Tools & Technology

The Undying Appeal of Nikola Tesla’s “Death Ray”

Despite a lack of evidence, many have been captivated by the electrical whiz’s most mysterious project.

By Sam Kean | October 6, 2020
Illustration of a large laser

U.S. Defense Intelligence Agency concept illustration of a Soviet anti-satellite laser, 1986.

Wikimedia Commons

EDITORS’ NOTE: This article was edited on October 16, 2020, to remove a section referring to Donald Trump. The section was considered provocative so close to the 2020 presidential election.

By the 1930s Nikola Tesla was in dire straits.

The onetime savant who had revolutionized the world with his electrical inventions was now a decrepit old man shuffling between hotels in Manhattan, hoarding newspapers and birdseed. When the unpaid bills at one hotel grew too large, he’d simply move on to another, his waning fame his only currency.

From the height of his celebrity, Tesla’s decline had been slow but steady. After his innovative work on electrical power in the late 1800s (specifically on alternating current), the young Serbian immigrant had branched out into radio and wireless power transmission in the early 1900s. Newspapers worldwide reported on his every undertaking, even the most eccentric, such as a 20-story tower in Colorado that built up huge electric charges and shot lightning bolts 135 feet long. The thunder generated was audible 15 miles away.


Black and white photo of elderly man

Nikola Tesla, age 76, October 1933.

Smithsonian Institution

So later, when Tesla started talking about even wilder projects—including a powerful new weapon he was working on—folks paid attention. “Tesla’s New Device Like Bolts of Thor,” thundered the New York Times in 1915. In fact, this new device would come to dominate the last decades of Tesla’s life.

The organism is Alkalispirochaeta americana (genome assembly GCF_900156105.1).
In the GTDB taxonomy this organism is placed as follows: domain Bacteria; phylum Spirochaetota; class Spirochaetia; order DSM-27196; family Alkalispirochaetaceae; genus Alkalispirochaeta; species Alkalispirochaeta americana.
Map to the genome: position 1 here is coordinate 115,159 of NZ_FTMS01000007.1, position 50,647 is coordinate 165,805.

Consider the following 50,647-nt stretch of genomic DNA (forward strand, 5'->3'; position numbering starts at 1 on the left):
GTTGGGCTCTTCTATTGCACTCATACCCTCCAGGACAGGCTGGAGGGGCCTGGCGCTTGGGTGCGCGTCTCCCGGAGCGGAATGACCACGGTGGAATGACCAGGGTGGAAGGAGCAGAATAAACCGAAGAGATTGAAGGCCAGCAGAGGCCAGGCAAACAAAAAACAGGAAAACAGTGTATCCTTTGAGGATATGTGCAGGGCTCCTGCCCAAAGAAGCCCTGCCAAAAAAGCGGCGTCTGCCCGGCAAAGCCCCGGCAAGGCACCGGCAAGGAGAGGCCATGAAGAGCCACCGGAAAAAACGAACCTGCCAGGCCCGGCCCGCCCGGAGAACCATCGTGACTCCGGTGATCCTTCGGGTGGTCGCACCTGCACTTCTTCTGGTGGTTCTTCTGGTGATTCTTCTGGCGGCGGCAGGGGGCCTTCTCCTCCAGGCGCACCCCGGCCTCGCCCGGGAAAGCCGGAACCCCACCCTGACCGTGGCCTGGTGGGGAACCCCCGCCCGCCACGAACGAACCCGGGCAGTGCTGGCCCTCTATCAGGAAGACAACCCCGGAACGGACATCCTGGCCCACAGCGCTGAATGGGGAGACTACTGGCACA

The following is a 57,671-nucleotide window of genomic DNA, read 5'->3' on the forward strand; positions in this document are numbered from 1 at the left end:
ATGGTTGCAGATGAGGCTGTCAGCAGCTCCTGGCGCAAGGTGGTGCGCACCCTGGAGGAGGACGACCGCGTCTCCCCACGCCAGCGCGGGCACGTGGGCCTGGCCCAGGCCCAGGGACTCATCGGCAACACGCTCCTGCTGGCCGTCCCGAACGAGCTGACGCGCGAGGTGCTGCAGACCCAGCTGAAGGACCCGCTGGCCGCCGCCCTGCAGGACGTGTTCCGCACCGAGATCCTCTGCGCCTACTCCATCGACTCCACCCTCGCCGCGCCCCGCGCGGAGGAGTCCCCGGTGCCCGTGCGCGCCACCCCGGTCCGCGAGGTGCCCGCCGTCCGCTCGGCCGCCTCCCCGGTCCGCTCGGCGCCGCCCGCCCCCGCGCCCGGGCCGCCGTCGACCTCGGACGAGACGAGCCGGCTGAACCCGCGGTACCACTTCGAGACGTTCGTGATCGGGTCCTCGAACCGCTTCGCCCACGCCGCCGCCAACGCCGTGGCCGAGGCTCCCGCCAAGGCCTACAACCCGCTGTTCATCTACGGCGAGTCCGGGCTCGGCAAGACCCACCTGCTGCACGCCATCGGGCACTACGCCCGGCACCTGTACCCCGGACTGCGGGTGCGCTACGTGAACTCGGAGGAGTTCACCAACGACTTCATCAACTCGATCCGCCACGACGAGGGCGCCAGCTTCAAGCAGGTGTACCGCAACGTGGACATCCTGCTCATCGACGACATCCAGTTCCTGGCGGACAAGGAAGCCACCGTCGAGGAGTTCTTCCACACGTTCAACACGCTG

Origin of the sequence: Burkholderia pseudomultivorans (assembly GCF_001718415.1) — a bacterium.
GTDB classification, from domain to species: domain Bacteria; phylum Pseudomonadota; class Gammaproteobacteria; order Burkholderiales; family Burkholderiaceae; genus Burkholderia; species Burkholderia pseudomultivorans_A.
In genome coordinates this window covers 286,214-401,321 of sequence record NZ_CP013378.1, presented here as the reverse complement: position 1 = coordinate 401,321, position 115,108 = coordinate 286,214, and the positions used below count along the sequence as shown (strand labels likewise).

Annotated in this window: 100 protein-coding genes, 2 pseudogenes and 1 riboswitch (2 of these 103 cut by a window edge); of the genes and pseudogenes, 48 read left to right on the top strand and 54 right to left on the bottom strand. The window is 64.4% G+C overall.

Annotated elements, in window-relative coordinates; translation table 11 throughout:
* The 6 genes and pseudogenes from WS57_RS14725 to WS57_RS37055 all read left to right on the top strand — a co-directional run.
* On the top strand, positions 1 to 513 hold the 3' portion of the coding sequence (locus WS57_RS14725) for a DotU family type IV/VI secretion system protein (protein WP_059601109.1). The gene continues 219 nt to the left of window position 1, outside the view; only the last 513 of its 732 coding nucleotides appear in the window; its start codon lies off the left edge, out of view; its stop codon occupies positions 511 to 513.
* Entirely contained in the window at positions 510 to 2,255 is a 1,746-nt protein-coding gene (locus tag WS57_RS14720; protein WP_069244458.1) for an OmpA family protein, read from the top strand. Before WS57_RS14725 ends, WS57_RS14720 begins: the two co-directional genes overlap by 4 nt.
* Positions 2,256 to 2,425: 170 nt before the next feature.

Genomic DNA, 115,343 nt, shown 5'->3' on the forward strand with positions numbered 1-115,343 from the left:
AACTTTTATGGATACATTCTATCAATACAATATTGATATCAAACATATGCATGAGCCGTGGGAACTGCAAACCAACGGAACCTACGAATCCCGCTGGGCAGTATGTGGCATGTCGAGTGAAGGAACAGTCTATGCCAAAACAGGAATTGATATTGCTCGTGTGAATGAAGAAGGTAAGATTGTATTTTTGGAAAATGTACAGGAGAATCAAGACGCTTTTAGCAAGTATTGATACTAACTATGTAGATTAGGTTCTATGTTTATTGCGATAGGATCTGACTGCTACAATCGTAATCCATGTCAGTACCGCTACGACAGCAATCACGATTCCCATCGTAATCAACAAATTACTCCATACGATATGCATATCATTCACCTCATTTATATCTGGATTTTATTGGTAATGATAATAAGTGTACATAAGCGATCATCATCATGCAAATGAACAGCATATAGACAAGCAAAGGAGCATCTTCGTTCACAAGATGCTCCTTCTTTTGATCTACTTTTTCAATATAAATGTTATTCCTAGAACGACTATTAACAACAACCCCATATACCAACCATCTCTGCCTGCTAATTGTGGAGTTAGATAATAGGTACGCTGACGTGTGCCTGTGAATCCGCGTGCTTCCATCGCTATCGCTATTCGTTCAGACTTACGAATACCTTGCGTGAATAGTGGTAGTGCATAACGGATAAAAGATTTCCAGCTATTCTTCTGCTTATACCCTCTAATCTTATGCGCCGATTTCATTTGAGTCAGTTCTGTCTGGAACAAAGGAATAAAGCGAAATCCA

Instead of lightning, Tesla said his new weapon would harness a beam of metal ions hurtling along at 270,000 miles per hour. As for how this beam was possible, Tesla was always coy, citing new laws of physics that “no one has ever dreamed about.” He nevertheless bragged about his work to any reporter who would listen: the “all-penetrating” beam would pack 100 billion watts into just one one-hundred-millionth of a square centimeter.

Tesla teased his “teleforce” weapon for decades, saying it could shoot down airplanes from 250 miles away. The press landed on a different name for the invention: death ray. Despite claims to the contrary, Tesla never provided much proof that the death ray worked. But no one could quite dismiss the idea, either. After all, this was Tesla.

Hype about the weapon really took off in the run-up to World War II as Nazi Germany assembled a fearsome air force. The ability to shoot down airplanes from 250 miles away seemed like a godsend, and people in Tesla’s homeland, then called Yugoslavia, begged him to return home and install the rays to protect them from the Nazi menace.


Black and white photo of seated man surrounded by lightening

Photograph showing Nikola Tesla seated in his Colorado Springs lab while his high-voltage generator emits bolts of electricity. The image was created using double exposure, December 1899.

Wikimedia Commons

By the time the war began in 1939, Tesla’s health had deteriorated. He was deathly skinny and prone to fainting. By early 1943 he was living in a room on the 33rd floor of the New Yorker Hotel near Penn Station, a do not disturb sign permanently fixed to his door. On January 8 a maid ignored the sign, walked into the room, and found the old man dead—reportedly naked except for his socks. He was 86 years old. And with the fate of his death ray unclear, a massive scramble began.

Again, no one knew whether the death ray was real, but it might be the breakthrough the Allies needed to win the war. At the very least, American officials were terrified of Nazi Germany getting the weapon first, so they decided to seize Tesla’s papers. But someone beat them to the punch.

The Yugoslavian ambassador to the United States was actually Tesla’s nephew, Sava Kosanović, who had ridden his uncle’s coattails to his current post. Kosanović happened to be stationed in New York in 1943, and when he heard of his uncle’s passing he rushed over to the hotel.